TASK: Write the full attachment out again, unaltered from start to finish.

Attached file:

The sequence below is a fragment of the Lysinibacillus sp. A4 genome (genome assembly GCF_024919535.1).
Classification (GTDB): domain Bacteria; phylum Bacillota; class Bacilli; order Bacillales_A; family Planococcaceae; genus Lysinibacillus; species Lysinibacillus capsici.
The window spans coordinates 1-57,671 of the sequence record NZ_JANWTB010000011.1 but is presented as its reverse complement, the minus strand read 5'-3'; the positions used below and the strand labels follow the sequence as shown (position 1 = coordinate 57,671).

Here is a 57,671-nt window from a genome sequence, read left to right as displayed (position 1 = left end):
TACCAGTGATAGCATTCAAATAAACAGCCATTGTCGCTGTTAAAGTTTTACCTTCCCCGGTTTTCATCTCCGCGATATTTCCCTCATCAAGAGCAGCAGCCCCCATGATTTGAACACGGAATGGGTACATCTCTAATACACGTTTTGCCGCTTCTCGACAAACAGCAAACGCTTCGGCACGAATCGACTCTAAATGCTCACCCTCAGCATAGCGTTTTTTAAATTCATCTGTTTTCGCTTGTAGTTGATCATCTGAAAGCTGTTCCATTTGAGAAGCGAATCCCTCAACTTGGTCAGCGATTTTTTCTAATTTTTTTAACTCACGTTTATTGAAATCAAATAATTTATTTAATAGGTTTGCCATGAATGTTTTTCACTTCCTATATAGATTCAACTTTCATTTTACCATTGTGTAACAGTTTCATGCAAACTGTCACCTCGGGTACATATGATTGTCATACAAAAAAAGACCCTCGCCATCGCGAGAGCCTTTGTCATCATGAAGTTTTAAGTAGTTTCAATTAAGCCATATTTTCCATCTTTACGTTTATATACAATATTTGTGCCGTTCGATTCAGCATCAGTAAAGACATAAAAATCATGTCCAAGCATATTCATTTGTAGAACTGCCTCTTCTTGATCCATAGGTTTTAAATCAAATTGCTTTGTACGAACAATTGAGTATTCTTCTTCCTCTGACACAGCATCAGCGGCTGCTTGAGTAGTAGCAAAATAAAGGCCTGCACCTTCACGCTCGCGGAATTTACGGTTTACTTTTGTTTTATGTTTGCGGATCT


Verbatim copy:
The sequence below is a fragment of the Lysinibacillus sp. A4 genome (genome assembly GCF_024919535.1).
Classification (GTDB): domain Bacteria; phylum Bacillota; class Bacilli; order Bacillales_A; family Planococcaceae; genus Lysinibacillus; species Lysinibacillus capsici.
The window spans coordinates 1-57,671 of the sequence record NZ_JANWTB010000011.1 but is presented as its reverse complement, the minus strand read 5'-3'; the positions used below and the strand labels follow the sequence as shown (position 1 = coordinate 57,671).

Here is a 57,671-nt window from a genome sequence, read left to right as displayed (position 1 = left end):
TACCAGTGATAGCATTCAAATAAACAGCCATTGTCGCTGTTAAAGTTTTACCTTCCCCGGTTTTCATCTCCGCGATATTTCCCTCATCAAGAGCAGCAGCCCCCATGATTTGAACACGGAATGGGTACATCTCTAATACACGTTTTGCCGCTTCTCGACAAACAGCAAACGCTTCGGCACGAATCGACTCTAAATGCTCACCCTCAGCATAGCGTTTTTTAAATTCATCTGTTTTCGCTTGTAGTTGATCATCTGAAAGCTGTTCCATTTGAGAAGCGAATCCCTCAACTTGGTCAGCGATTTTTTCTAATTTTTTTAACTCACGTTTATTGAAATCAAATAATTTATTTAATAGGTTTGCCATGAATGTTTTTCACTTCCTATATAGATTCAACTTTCATTTTACCATTGTGTAACAGTTTCATGCAAACTGTCACCTCGGGTACATATGATTGTCATACAAAAAAAGACCCTCGCCATCGCGAGAGCCTTTGTCATCATGAAGTTTTAAGTAGTTTCAATTAAGCCATATTTTCCATCTTTACGTTTATATACAATATTTGTGCCGTTCGATTCAGCATCAGTAAAGACATAAAAATCATGTCCAAGCATATTCATTTGTAGAACTGCCTCTTCTTGATCCATAGGTTTTAAATCAAATTGCTTTGTACGAACAATTGAGTATTCTTCTTCCTCTGACACAGCATCAGCGGCTGCTTGAGTAGTAGCAAAATAAAGGCCTGCACCTTCACGCTCGCGGAATTTACGGTTTACTTTTGTTTTATGTTTGCGGATCT